Sunday 20 September 2015

Fire Salamander and Alpine Ibex: Dealing with Different Challenges.

Working on commission means being ready for any types of challenge. A couple months ago, Sandro Bacco, the art director of Technologist, a European magazine of science, asked me to create one whole visual of 3-page article showing 6 species that are affected by climate change. It included two subjects that are a contrast to paint, wet-looking and glossy Fire Salamander and furry Alpine Ibex.

Painting Wet-Looking Salamander with Masking Fluid

To be honest, the idea of painting something so slick and glossy for the first time was frightening me. The "bumpy" skin of the salamander required many tiny "white" spaces (highlights) and, at the same time, a smooth gradation between shadow and mid-tones, which is harder to paint than a surface that is glossy but smooth and even. Moreover, I thought white gouache was not the correct answer. A few tiny dots of white gouache could be unnoticeable but for this focal-point highlight, the opacity and thickness of gouache would look totally out of place with the transparent watercolour. It can make the painting look shabby.

Since I mostly paint using wet into wet technique, my initial thought was using masking fluid to protect the intricate highlights of the salamander's skin while spreading paints effortlessly.

Masking fluid on the yellow markings and white highlight
If you need to know what is masking fluid, you can read my older post here and how to use masking fluid without ruining your painting or brushes here.

Painting salamander deepened my understanding of using masking fluid. Different from using masking fluid for separate parts (e.g. my previous work: masking stamens from petals of cherry blossom), creating highlight is trickier. The reasons were (1) the highlight had to look like it actually came from the same colours with the base; (2) sometimes it has a slightly different colour as a reflection from surrounding; (3) it has varied edges, such as hard/crisp, soft, and sometimes lost edges.

And here were some insights I took note of to remind myself:
1. For parts in different colours, I prefer to paint them first before applying the masking fluid, e.g., the yellow markings of the salamander. It reduces the risk of hurting my paper's surface because even a little damage on the surface will be amplified when using wet into wet (my main technique).

2. Consider the sequence of how you remove the masking fluids before you apply them, because the cohesiveness of dried masking fluid will pull everything off at the same time. Case in point: the masking fluid of the highlight and the yellow marking were prevented from coming into contact with each other. In so doing, I could keep the masking of yellow marking stay on until the painting was done whereas the highlight was removed quite earlier.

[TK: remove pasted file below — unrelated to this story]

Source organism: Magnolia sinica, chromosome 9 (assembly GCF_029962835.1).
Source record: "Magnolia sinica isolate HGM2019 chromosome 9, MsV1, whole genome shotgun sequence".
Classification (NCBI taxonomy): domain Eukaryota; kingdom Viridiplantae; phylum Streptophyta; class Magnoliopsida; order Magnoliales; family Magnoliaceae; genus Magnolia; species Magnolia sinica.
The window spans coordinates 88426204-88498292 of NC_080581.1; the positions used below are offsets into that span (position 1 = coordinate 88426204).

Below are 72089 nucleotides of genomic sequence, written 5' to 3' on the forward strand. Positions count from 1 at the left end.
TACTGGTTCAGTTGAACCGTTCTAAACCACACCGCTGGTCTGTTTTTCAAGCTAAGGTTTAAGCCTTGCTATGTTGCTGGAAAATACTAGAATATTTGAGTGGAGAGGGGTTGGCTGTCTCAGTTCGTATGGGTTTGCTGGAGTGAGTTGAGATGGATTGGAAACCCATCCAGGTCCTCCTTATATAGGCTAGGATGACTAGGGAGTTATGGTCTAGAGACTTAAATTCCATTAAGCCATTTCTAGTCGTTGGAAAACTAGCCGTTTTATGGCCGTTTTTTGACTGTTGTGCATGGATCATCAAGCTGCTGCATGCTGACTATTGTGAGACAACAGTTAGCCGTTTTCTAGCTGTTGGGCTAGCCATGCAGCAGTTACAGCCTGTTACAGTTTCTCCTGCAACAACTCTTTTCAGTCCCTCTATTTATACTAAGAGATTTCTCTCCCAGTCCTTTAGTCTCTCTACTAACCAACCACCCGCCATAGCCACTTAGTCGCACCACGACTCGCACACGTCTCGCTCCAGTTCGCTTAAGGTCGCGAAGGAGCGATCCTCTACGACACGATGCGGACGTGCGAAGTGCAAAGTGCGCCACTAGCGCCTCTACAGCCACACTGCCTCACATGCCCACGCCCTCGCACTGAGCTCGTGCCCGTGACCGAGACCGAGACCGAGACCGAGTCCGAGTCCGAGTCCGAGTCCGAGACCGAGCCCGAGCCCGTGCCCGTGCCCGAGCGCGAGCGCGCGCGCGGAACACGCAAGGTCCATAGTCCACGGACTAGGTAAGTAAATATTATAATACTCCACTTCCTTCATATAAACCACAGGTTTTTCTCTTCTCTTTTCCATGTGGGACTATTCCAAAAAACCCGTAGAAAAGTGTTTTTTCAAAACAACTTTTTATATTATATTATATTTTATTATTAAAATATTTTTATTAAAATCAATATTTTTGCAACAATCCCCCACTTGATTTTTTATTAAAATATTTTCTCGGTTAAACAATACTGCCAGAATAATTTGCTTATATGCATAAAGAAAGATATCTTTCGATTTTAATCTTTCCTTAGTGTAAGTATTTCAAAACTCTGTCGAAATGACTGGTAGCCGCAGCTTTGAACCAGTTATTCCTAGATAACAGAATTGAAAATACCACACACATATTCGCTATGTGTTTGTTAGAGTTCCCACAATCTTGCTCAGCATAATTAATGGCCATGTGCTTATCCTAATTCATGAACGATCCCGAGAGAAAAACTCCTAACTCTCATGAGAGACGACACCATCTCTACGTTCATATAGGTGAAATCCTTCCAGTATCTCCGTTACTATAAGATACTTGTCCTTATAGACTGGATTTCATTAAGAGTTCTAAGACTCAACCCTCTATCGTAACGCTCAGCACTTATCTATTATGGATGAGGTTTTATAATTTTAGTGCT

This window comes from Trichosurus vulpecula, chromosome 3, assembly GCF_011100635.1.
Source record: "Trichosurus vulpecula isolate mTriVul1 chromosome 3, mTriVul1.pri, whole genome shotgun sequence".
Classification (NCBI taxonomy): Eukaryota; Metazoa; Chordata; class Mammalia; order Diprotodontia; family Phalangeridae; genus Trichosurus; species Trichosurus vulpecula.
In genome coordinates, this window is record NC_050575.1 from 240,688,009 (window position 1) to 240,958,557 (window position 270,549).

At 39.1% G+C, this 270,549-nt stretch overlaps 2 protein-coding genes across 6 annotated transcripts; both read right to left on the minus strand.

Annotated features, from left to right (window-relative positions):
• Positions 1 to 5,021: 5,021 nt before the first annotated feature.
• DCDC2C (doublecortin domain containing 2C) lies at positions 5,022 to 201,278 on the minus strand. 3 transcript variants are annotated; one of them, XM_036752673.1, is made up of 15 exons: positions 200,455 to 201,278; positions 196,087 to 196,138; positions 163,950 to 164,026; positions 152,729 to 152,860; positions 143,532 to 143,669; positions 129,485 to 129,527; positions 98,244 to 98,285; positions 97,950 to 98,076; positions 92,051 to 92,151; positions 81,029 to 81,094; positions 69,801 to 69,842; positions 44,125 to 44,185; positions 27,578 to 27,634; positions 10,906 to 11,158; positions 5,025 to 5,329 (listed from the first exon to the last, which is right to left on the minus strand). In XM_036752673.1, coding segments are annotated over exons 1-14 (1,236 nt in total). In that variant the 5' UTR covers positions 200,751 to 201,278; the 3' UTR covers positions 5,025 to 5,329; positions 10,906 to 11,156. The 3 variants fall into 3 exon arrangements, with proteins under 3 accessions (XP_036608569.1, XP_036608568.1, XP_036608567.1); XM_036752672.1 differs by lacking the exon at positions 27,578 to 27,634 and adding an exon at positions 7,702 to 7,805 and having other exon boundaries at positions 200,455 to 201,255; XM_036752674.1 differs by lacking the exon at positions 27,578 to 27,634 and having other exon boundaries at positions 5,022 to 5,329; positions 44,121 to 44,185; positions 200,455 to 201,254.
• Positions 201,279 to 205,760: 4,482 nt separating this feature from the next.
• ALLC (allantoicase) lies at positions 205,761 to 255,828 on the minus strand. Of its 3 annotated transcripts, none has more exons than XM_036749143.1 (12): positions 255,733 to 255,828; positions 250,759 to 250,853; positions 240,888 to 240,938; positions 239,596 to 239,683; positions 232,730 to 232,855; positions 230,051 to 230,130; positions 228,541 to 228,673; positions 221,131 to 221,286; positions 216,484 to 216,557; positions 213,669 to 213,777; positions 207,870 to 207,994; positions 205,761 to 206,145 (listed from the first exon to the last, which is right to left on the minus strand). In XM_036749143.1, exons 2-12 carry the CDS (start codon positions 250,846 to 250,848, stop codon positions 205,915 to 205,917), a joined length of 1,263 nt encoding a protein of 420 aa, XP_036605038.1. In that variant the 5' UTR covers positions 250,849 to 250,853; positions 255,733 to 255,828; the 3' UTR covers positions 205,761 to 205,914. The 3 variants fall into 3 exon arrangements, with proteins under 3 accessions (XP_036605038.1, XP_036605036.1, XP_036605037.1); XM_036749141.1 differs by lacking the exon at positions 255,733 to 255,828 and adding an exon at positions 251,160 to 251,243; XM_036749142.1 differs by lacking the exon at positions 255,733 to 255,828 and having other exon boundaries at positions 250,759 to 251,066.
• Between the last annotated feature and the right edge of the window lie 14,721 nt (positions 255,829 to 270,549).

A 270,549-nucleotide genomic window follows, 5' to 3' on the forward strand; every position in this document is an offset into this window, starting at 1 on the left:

3. Highlight is actually not a pure white and some edges are soft and lost. Thus, I removed the masking fluid of the highlight after the first 3-4 layerings of paints. If I removed it in the late/final stage, I would get hard-edged, too contrasting, and unnatural highlight. After having it removed, I carefully added the next paint part by part to keep the highlight and create the soft and lost edges.
[My tips]: eradicator brush can soften the edges. I used my 1/8" sized flat brush the same way I did here and here.

And below is the final illustration after I painted cast shadow under the amphibian.


Painting Furry Ibex with New 'Spiky' Comber Brush

Different from my first experience of painting furs in my earlier illustration of brown bear for a wine label, this new commission required a more photo-realistic result, with more varied colours and contours of the fur. And I was happy that I bought a new 'Spiky Comber' from Rosemary&Co. I think it is an advanced version of the flat comber brushes I used before. Compared to my flat comber brush, the curved edge of the new 'spiky' comber brush creates not only many tiny strokes at once but also varied lines. With 1/4 sized brush, I could vary the amount of lines in 1/4 inch or 6.35 mm width of space, from many tiny lines (>15) to 1-2 lines if I lifted the brush.

Here are some stages I took to paint the ibex:
1. I painted the general shape of the ibex with wet into wet washes using round brush. It didn't have to be perfect and precise, but clear enough to indicate the contour of the furs. *My apologies, I didn't take picture earlier. The lower and left side of the ibex no.1 are what I meant with the initial wet washes.

2-3. After the painting was dry, I built up the fur with dry brush using new 'spiky' comber brush and sometimes round brush. *Further info about the technique can be read in my previous post.

[My tips] [1] I sometimes added wet into wet washes upon the layers of the dry-brush to darken some areas more quickly or to slightly soften the dry-brush edges. It would not lift up the previous layers of paint if you did it on a completely dried layers of dry brush and only brushed the wet washes lightly.

[2] If your paper is as forgiving as mine (Fabriano Artistico HP 300 gsm), you can even enhance the highlight by softly erasing the paints using eradicator' brush. I wet the area to be removed with clean water by stroking a damp brush gently, then pat the pigment away with tissue (I wrote the technique here).

I think this post is already too long. I hope you find it useful. And here is how the illustrations look on the magazine's layout. Enjoy!